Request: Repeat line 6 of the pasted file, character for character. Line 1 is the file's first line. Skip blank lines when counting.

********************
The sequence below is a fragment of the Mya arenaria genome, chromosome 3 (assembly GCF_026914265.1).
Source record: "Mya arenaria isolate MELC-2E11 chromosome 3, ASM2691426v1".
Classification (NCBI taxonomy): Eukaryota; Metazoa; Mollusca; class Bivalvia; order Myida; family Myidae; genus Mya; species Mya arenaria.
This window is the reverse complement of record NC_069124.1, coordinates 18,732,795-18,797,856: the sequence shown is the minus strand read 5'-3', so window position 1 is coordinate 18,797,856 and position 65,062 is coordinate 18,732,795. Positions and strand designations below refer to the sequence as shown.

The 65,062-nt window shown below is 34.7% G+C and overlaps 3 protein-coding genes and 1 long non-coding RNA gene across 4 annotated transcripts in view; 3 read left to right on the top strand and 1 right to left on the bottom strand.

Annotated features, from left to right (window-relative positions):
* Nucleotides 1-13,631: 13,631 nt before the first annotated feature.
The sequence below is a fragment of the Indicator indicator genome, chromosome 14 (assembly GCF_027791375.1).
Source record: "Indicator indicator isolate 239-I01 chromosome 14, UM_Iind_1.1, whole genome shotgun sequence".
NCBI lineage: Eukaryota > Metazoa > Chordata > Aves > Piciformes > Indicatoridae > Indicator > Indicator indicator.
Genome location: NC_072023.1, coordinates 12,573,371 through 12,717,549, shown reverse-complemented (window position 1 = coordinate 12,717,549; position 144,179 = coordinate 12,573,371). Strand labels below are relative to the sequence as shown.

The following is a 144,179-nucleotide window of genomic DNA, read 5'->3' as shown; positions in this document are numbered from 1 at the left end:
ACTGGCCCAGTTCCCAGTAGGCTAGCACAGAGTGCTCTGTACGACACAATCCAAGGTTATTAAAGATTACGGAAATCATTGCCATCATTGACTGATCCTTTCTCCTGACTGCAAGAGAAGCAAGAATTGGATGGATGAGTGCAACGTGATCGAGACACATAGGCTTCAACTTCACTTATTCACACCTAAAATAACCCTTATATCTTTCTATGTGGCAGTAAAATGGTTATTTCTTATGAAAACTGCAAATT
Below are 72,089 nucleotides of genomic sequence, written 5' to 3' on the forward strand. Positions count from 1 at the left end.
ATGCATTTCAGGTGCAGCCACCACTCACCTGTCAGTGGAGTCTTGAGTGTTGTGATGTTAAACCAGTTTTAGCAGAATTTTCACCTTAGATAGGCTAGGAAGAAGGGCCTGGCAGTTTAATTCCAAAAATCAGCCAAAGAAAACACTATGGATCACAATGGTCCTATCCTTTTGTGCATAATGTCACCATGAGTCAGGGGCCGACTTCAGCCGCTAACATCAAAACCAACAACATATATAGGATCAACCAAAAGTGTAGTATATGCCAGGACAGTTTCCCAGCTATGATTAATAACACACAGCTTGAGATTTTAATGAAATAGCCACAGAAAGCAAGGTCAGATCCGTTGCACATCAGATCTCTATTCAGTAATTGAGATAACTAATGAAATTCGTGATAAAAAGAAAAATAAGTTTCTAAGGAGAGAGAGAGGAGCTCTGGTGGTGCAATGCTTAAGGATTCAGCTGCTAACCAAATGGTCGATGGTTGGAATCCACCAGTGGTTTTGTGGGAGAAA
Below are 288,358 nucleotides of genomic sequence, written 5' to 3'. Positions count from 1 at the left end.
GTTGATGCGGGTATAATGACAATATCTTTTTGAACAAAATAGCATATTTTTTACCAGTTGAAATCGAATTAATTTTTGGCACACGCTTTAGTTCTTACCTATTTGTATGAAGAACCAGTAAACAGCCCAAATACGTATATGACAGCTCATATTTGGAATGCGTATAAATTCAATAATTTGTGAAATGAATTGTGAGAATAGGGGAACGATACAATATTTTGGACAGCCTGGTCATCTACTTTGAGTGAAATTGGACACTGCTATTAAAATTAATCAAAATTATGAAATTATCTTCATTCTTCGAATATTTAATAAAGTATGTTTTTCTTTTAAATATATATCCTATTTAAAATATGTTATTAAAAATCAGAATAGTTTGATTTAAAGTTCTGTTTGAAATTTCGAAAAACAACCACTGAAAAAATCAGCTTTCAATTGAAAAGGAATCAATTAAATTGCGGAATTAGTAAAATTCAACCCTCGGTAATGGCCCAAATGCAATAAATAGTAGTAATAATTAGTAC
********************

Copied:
Annotated features, from left to right (window-relative positions):